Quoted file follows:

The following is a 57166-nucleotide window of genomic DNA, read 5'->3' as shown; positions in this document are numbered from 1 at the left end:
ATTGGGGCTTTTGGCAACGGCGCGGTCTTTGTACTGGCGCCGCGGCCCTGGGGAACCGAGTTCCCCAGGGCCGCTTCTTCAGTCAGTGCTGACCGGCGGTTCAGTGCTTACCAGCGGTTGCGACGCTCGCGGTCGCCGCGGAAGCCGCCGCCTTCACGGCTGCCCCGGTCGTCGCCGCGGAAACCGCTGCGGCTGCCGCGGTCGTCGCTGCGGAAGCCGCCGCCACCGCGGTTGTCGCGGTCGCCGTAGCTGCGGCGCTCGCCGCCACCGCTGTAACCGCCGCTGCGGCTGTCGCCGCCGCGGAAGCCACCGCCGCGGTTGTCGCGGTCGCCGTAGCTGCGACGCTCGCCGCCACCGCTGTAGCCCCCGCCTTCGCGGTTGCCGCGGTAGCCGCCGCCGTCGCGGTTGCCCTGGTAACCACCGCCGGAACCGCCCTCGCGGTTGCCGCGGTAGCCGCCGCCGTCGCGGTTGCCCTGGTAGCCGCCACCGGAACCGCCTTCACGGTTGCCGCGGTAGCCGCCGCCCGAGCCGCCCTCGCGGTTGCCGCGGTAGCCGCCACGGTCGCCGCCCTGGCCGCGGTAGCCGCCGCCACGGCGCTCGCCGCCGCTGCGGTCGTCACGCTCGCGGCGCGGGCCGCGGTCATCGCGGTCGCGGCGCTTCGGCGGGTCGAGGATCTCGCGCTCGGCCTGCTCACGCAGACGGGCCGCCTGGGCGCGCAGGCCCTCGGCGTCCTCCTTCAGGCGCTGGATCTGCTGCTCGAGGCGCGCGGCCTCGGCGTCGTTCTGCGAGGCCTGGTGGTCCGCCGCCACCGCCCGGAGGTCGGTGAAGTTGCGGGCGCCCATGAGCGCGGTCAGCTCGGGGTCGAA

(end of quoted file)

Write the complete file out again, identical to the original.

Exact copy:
The following is a 57166-nucleotide window of genomic DNA, read 5'->3' as shown; positions in this document are numbered from 1 at the left end:
ATTGGGGCTTTTGGCAACGGCGCGGTCTTTGTACTGGCGCCGCGGCCCTGGGGAACCGAGTTCCCCAGGGCCGCTTCTTCAGTCAGTGCTGACCGGCGGTTCAGTGCTTACCAGCGGTTGCGACGCTCGCGGTCGCCGCGGAAGCCGCCGCCTTCACGGCTGCCCCGGTCGTCGCCGCGGAAACCGCTGCGGCTGCCGCGGTCGTCGCTGCGGAAGCCGCCGCCACCGCGGTTGTCGCGGTCGCCGTAGCTGCGGCGCTCGCCGCCACCGCTGTAACCGCCGCTGCGGCTGTCGCCGCCGCGGAAGCCACCGCCGCGGTTGTCGCGGTCGCCGTAGCTGCGACGCTCGCCGCCACCGCTGTAGCCCCCGCCTTCGCGGTTGCCGCGGTAGCCGCCGCCGTCGCGGTTGCCCTGGTAACCACCGCCGGAACCGCCCTCGCGGTTGCCGCGGTAGCCGCCGCCGTCGCGGTTGCCCTGGTAGCCGCCACCGGAACCGCCTTCACGGTTGCCGCGGTAGCCGCCGCCCGAGCCGCCCTCGCGGTTGCCGCGGTAGCCGCCACGGTCGCCGCCCTGGCCGCGGTAGCCGCCGCCACGGCGCTCGCCGCCGCTGCGGTCGTCACGCTCGCGGCGCGGGCCGCGGTCATCGCGGTCGCGGCGCTTCGGCGGGTCGAGGATCTCGCGCTCGGCCTGCTCACGCAGACGGGCCGCCTGGGCGCGCAGGCCCTCGGCGTCCTCCTTCAGGCGCTGGATCTGCTGCTCGAGGCGCGCGGCCTCGGCGTCGTTCTGCGAGGCCTGGTGGTCCGCCGCCACCGCCCGGAGGTCGGTGAAGTTGCGGGCGCCCATGAGCGCGGTCAGCTCGGGGTCGAA